The protagonist manages to escape the Poozers by diving down an air vent, but has to spend the next three days trying to find his way through a network of tunnels inhabited by birds, all going in the wrong direction. Close to the end of the third day, he finally finds a door and discovers he's come out at the beautiful banks of the river Wah-Hoo. Realizing he's reached his goal, the protagonist rushes out to Solla Sollew.

At the gates of Solla Sollew, the protagonist is greeted by a friendly doorman. The doorman explains to the protagonist about the most recent trouble the city has acquired: a key-slapping slippard has moved into the lock of the door, which happens to be the only way into Solla Sollew, and bugs the doorman by continuously slapping the key out of his hand. As it's considered bad luck to kill a slippard, the doorman cannot do anything to evict this pest, but decides instead to leave Solla Sollew for the city of Boola Boo Ball, on the banks of the beautiful river Woo-Wall, and known to never have troubles ("No troubles at all!!") and invites the protagonist to come along.

At first, it looks to the reader like the protagonist will join the doorman, but realizing that he's come all this way for nothing, the protagonist, instead, decides to go back home to the Valley of Vung and face his troubles. He now knows he will have troubles for the rest of his life, but he's ready for them. Armed with a bat, the Protagonist now gives the rocks, quail, skritz, and skrink troubles of their own ("But I've bought a big bat. I'm all ready, you see. Now my troubles are going to have troubles with me!").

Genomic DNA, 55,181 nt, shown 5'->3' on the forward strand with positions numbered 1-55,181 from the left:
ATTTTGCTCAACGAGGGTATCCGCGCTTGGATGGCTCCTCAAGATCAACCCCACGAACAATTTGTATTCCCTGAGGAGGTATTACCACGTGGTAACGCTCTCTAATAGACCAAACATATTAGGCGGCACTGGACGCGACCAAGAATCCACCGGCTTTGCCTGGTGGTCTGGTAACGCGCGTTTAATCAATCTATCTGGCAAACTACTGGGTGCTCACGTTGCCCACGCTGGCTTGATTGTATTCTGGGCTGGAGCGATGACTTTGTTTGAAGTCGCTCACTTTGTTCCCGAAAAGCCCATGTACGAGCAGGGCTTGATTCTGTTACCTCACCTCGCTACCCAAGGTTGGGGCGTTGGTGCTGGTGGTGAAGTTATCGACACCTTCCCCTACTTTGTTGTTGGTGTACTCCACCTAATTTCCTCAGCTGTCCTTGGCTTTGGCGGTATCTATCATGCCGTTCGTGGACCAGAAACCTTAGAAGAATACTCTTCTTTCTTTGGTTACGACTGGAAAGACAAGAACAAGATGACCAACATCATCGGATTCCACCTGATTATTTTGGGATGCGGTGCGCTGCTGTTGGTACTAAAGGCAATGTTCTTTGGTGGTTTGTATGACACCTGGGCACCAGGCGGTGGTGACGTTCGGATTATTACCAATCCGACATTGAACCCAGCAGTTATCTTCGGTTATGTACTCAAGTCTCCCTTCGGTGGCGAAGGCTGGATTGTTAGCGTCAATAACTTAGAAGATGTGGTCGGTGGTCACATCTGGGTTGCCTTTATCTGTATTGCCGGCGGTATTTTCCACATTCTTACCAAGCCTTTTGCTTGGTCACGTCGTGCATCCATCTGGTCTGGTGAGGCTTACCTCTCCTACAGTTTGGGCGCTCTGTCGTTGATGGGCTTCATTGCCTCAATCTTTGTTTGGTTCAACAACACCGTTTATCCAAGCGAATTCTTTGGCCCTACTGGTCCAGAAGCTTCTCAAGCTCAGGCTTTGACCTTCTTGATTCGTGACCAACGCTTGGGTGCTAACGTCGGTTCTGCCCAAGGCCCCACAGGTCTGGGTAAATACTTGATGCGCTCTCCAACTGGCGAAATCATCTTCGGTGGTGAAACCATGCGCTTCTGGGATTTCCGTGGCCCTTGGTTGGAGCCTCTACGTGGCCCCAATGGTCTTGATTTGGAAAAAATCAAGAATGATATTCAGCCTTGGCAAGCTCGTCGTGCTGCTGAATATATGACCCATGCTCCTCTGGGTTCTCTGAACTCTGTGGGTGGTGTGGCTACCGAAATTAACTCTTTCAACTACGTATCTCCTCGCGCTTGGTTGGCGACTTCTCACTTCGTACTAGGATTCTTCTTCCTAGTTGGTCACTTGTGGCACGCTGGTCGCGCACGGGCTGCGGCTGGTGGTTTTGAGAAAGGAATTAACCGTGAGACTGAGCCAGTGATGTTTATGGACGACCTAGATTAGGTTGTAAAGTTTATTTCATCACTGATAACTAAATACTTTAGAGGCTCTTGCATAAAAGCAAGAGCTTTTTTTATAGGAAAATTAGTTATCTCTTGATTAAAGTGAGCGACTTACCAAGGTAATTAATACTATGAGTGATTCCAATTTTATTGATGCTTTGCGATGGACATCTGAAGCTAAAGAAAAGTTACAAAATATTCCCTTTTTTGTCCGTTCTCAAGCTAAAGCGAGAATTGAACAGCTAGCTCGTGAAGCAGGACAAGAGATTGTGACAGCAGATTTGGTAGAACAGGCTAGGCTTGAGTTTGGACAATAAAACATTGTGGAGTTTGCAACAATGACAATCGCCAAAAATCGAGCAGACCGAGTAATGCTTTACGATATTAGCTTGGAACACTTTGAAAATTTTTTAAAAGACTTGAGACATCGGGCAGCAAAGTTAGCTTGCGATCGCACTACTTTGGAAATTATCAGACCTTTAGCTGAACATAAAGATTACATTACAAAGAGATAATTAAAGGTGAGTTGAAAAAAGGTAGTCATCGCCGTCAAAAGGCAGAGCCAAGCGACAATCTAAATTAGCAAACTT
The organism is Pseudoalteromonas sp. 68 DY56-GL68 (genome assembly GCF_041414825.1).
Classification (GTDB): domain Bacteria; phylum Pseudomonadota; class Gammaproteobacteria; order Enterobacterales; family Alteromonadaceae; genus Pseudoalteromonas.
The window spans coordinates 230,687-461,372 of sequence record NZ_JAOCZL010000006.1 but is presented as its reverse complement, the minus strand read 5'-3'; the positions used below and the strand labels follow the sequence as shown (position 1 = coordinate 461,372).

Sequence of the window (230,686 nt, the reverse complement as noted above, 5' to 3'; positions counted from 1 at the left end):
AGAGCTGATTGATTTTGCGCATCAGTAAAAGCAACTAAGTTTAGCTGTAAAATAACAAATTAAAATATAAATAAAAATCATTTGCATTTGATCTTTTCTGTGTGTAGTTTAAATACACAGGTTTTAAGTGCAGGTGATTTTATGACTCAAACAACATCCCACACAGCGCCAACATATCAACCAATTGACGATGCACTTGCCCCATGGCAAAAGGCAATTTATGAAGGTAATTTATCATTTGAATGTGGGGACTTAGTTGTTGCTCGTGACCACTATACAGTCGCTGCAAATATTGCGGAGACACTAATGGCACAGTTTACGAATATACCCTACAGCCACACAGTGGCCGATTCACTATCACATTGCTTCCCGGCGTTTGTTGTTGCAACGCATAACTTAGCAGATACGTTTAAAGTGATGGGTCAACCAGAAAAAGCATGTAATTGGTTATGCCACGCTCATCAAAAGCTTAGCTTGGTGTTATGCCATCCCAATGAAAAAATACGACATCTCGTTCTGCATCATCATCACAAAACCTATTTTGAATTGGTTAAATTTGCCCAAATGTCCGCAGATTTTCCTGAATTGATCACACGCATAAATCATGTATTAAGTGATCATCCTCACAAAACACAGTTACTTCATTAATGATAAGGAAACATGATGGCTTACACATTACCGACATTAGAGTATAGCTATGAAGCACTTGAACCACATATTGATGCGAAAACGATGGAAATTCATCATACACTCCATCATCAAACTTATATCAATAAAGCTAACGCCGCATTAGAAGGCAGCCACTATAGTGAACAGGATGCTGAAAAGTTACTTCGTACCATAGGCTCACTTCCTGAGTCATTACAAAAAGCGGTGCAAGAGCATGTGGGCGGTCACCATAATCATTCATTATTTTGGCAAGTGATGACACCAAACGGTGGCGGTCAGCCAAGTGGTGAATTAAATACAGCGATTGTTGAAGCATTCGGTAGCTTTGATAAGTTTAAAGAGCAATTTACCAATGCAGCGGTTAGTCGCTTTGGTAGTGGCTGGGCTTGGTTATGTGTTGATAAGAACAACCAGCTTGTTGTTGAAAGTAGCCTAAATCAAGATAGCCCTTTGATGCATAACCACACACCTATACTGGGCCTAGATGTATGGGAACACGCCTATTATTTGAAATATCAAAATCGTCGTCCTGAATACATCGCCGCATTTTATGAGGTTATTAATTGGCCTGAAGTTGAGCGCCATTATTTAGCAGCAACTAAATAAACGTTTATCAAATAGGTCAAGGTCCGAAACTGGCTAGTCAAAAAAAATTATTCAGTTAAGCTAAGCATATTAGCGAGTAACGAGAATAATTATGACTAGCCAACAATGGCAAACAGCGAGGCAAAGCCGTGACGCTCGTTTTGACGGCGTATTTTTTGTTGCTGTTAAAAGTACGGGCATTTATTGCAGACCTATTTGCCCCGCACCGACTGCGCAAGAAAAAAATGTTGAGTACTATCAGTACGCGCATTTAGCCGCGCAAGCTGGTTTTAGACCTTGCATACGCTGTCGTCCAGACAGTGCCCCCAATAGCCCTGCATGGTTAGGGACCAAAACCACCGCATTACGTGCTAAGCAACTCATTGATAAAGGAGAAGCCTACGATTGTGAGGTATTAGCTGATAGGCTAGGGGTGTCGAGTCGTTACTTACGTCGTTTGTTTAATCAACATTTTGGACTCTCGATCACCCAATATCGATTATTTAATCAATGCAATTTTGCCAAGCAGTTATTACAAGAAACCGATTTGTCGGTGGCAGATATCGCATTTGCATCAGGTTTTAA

In Seussical[edit]

In Seussical, the character of General Genghis Khan Schmitz makes an appearance as a minor character. He introduces Jojo to the military school in song. This sets up a subplot concerning Jojo in which he is thought to be lost in battle. The character of Schmitz in the play is a cross between the Schmitz seen in the book and the unnamed generals in the Butter Battle Book.

Solla Sollew is the subject of a song in which the main characters yearn for a happy resolution to their problems. It is referred to as "a faraway land, so the stories all tell / somewhere beyond the horizon." It is said that "troubles there are few" and that "maybe it's something like heaven."

Solla Sollew, in the story and in Seussical, is believed to be a place of hope and wonder, where "breezes are warm" and "people are kind." It is a dream of the characters to find this incredible place, where they will find each other and be happy once and for all.

In this part of the show, Horton the Elephant has been auctioned off to the circus and has just been told by Mayzie that the egg in which she asked him to sit on for one afternoon, but he has actually sat on it for "fifty-one weeks" now belongs to him. Horton is then worried about all of the people in Who-ville, the world on a dustspeck he found. He is worried about all of the people, and especially his friend JoJo, who is off at military school, and his parents are back home, yearning to see their son again. The song established a connection between these characters, as they all were in bad situations.

Mr. Hoober-Bloob[edit]

The former doorman of Solla Sollew later appeared in the 1975 TV Special The Hoober-Bloob Highway as Mr. Hoober-Bloob, the dispatcher. Mr. Hoober-Bloob was voiced by Bob Holt.